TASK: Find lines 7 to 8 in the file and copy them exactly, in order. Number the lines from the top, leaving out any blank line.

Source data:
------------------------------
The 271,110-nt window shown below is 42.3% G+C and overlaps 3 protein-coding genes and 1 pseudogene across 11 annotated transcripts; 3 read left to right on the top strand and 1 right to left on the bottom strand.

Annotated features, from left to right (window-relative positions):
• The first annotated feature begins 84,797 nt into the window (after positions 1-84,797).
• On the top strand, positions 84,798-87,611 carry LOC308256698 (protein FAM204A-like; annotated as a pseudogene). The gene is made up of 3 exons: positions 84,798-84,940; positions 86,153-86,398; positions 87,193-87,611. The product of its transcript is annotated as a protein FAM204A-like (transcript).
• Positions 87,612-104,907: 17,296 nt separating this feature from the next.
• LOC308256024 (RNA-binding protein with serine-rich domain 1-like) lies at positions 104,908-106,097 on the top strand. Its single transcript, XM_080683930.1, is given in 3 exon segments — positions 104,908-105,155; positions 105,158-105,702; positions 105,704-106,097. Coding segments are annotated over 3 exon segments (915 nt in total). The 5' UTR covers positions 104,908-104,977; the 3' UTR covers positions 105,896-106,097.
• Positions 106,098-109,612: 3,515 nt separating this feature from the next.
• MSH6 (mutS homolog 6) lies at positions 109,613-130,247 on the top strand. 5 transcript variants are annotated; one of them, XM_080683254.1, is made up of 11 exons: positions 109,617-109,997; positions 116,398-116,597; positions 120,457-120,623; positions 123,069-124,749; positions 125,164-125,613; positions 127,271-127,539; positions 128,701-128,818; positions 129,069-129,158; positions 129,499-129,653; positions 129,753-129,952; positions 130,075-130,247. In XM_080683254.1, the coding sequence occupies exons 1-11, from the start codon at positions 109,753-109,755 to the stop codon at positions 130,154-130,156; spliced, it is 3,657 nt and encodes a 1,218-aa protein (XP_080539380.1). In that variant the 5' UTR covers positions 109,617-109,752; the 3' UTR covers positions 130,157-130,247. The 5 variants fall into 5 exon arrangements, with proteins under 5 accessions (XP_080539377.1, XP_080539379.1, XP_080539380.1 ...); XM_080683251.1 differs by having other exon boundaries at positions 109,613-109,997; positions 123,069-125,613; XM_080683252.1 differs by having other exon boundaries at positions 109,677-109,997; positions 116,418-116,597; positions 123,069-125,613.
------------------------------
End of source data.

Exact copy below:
• Positions 106,098-109,612: 3,515 nt separating this feature from the next.
• MSH6 (mutS homolog 6) lies at positions 109,613-130,247 on the top strand. 5 transcript variants are annotated; one of them, XM_080683254.1, is made up of 11 exons: positions 109,617-109,997; positions 116,398-116,597; positions 120,457-120,623; positions 123,069-124,749; positions 125,164-125,613; positions 127,271-127,539; positions 128,701-128,818; positions 129,069-129,158; positions 129,499-129,653; positions 129,753-129,952; positions 130,075-130,247. In XM_080683254.1, the coding sequence occupies exons 1-11, from the start codon at positions 109,753-109,755 to the stop codon at positions 130,154-130,156; spliced, it is 3,657 nt and encodes a 1,218-aa protein (XP_080539380.1). In that variant the 5' UTR covers positions 109,617-109,752; the 3' UTR covers positions 130,157-130,247. The 5 variants fall into 5 exon arrangements, with proteins under 5 accessions (XP_080539377.1, XP_080539379.1, XP_080539380.1 ...); XM_080683251.1 differs by having other exon boundaries at positions 109,613-109,997; positions 123,069-125,613; XM_080683252.1 differs by having other exon boundaries at positions 109,677-109,997; positions 116,418-116,597; positions 123,069-125,613.